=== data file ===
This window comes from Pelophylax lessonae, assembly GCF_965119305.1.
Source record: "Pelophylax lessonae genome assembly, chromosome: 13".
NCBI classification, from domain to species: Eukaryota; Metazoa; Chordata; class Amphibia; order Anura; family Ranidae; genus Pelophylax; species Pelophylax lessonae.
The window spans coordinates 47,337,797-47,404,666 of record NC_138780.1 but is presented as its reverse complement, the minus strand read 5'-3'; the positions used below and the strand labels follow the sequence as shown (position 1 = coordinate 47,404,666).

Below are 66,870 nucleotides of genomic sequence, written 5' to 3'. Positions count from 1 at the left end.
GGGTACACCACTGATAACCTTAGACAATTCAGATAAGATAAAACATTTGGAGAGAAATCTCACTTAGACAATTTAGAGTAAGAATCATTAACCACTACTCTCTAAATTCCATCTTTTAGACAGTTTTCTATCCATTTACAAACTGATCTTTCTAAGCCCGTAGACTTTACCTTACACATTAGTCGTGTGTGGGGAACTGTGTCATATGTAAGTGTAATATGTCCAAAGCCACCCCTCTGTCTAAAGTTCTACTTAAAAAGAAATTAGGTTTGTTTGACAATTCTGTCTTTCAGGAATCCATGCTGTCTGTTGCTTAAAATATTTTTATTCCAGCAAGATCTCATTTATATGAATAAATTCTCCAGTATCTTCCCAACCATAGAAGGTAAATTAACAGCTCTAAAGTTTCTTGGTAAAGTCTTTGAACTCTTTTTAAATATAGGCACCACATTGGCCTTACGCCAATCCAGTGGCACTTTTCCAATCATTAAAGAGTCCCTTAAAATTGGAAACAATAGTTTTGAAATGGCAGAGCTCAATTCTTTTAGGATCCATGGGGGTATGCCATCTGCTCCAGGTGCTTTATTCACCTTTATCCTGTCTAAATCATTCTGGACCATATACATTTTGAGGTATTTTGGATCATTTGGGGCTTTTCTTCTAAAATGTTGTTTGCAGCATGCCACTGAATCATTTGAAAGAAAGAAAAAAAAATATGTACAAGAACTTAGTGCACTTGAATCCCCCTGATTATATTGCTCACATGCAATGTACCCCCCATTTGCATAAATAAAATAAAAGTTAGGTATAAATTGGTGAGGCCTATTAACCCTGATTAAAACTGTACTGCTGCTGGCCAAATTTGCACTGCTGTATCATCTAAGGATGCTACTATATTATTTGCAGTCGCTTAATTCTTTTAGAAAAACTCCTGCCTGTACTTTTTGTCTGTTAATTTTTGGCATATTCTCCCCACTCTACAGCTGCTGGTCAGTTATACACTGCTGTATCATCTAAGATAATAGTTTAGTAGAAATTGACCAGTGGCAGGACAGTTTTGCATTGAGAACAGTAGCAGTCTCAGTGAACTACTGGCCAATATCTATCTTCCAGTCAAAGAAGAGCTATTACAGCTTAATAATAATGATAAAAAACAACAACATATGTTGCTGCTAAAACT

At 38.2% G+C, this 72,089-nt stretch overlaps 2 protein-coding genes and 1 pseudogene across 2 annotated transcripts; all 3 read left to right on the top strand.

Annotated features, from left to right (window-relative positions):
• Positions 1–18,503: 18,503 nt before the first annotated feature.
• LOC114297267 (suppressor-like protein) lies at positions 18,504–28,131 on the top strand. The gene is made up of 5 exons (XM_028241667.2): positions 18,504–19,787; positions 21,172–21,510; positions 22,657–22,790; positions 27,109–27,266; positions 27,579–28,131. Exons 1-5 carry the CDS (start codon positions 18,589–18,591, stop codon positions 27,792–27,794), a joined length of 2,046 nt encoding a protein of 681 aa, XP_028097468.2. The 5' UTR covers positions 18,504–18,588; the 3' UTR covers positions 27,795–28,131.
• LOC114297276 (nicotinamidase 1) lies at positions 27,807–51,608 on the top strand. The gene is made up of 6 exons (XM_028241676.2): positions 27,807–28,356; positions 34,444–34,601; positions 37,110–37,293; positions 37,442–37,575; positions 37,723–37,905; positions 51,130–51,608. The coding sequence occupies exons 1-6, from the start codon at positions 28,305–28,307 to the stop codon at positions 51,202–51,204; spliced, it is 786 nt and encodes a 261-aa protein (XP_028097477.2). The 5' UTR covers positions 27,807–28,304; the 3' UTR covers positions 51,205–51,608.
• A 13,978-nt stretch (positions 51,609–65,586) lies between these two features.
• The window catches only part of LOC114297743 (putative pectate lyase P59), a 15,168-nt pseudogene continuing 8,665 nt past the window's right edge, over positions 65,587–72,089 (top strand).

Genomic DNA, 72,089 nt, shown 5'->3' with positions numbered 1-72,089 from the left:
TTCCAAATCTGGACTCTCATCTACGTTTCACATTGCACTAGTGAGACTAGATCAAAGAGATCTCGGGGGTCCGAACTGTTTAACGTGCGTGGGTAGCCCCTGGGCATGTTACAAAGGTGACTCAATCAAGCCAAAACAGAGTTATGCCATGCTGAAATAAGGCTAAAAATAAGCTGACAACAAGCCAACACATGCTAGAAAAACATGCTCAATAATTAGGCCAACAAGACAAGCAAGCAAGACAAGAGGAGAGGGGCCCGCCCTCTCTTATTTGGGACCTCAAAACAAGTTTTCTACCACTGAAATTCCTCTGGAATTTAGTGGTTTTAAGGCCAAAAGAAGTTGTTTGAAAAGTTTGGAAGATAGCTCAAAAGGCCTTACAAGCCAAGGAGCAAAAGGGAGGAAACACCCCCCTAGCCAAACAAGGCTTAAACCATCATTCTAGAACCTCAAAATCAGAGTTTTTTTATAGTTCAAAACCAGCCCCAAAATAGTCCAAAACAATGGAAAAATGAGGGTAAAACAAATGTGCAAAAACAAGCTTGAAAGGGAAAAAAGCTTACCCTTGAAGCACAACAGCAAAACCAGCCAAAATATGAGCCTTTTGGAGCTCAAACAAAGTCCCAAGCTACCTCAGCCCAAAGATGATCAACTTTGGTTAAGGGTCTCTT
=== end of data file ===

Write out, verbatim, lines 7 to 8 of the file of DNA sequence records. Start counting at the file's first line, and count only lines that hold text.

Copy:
At 38.2% G+C, this 72,089-nt stretch overlaps 2 protein-coding genes and 1 pseudogene across 2 annotated transcripts; all 3 read left to right on the top strand.

Annotated features, from left to right (window-relative positions):